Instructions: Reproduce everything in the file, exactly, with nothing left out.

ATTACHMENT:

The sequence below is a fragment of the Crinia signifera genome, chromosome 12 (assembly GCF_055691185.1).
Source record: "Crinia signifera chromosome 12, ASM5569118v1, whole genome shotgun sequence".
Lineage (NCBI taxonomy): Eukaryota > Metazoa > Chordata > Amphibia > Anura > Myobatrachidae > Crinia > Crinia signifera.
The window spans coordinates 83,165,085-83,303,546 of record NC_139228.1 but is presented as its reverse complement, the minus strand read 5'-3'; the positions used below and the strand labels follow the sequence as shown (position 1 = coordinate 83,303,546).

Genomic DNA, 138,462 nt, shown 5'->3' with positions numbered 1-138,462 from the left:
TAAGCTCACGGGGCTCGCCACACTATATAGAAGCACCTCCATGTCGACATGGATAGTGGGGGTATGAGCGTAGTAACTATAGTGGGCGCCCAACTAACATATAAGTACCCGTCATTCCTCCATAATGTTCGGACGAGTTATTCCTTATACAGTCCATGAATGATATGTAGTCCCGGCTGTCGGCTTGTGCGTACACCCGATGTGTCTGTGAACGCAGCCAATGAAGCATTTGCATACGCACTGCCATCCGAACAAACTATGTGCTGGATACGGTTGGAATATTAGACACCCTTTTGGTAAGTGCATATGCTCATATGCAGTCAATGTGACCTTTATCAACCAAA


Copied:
The sequence below is a fragment of the Crinia signifera genome, chromosome 12 (assembly GCF_055691185.1).
Source record: "Crinia signifera chromosome 12, ASM5569118v1, whole genome shotgun sequence".
Lineage (NCBI taxonomy): Eukaryota > Metazoa > Chordata > Amphibia > Anura > Myobatrachidae > Crinia > Crinia signifera.
The window spans coordinates 83,165,085-83,303,546 of record NC_139228.1 but is presented as its reverse complement, the minus strand read 5'-3'; the positions used below and the strand labels follow the sequence as shown (position 1 = coordinate 83,303,546).

Genomic DNA, 138,462 nt, shown 5'->3' with positions numbered 1-138,462 from the left:
TAAGCTCACGGGGCTCGCCACACTATATAGAAGCACCTCCATGTCGACATGGATAGTGGGGGTATGAGCGTAGTAACTATAGTGGGCGCCCAACTAACATATAAGTACCCGTCATTCCTCCATAATGTTCGGACGAGTTATTCCTTATACAGTCCATGAATGATATGTAGTCCCGGCTGTCGGCTTGTGCGTACACCCGATGTGTCTGTGAACGCAGCCAATGAAGCATTTGCATACGCACTGCCATCCGAACAAACTATGTGCTGGATACGGTTGGAATATTAGACACCCTTTTGGTAAGTGCATATGCTCATATGCAGTCAATGTGACCTTTATCAACCAAA